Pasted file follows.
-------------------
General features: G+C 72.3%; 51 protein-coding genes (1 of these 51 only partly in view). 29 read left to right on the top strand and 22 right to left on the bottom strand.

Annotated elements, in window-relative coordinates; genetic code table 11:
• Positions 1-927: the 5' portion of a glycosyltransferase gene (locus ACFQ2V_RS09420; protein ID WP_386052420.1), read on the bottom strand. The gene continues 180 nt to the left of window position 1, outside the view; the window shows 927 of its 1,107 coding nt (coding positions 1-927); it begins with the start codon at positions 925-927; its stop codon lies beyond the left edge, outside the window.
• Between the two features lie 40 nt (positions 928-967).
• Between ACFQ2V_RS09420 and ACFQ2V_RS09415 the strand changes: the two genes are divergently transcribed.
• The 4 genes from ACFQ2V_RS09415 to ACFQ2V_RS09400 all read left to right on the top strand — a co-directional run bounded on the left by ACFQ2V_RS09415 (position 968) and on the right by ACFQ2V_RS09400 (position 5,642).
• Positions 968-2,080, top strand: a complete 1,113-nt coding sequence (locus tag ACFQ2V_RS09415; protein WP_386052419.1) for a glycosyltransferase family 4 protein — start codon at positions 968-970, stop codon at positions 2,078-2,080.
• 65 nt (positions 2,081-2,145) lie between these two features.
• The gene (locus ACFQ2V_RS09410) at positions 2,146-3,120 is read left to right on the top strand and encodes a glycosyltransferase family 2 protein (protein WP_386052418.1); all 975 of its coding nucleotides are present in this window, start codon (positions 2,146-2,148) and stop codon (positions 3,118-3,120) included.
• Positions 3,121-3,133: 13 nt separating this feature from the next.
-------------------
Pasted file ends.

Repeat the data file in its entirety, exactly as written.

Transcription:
General features: G+C 72.3%; 51 protein-coding genes (1 of these 51 only partly in view). 29 read left to right on the top strand and 22 right to left on the bottom strand.

Annotated elements, in window-relative coordinates; genetic code table 11:
• Positions 1-927: the 5' portion of a glycosyltransferase gene (locus ACFQ2V_RS09420; protein ID WP_386052420.1), read on the bottom strand. The gene continues 180 nt to the left of window position 1, outside the view; the window shows 927 of its 1,107 coding nt (coding positions 1-927); it begins with the start codon at positions 925-927; its stop codon lies beyond the left edge, outside the window.
• Between the two features lie 40 nt (positions 928-967).
• Between ACFQ2V_RS09420 and ACFQ2V_RS09415 the strand changes: the two genes are divergently transcribed.
• The 4 genes from ACFQ2V_RS09415 to ACFQ2V_RS09400 all read left to right on the top strand — a co-directional run bounded on the left by ACFQ2V_RS09415 (position 968) and on the right by ACFQ2V_RS09400 (position 5,642).
• Positions 968-2,080, top strand: a complete 1,113-nt coding sequence (locus tag ACFQ2V_RS09415; protein WP_386052419.1) for a glycosyltransferase family 4 protein — start codon at positions 968-970, stop codon at positions 2,078-2,080.
• 65 nt (positions 2,081-2,145) lie between these two features.
• The gene (locus ACFQ2V_RS09410) at positions 2,146-3,120 is read left to right on the top strand and encodes a glycosyltransferase family 2 protein (protein WP_386052418.1); all 975 of its coding nucleotides are present in this window, start codon (positions 2,146-2,148) and stop codon (positions 3,118-3,120) included.
• Positions 3,121-3,133: 13 nt separating this feature from the next.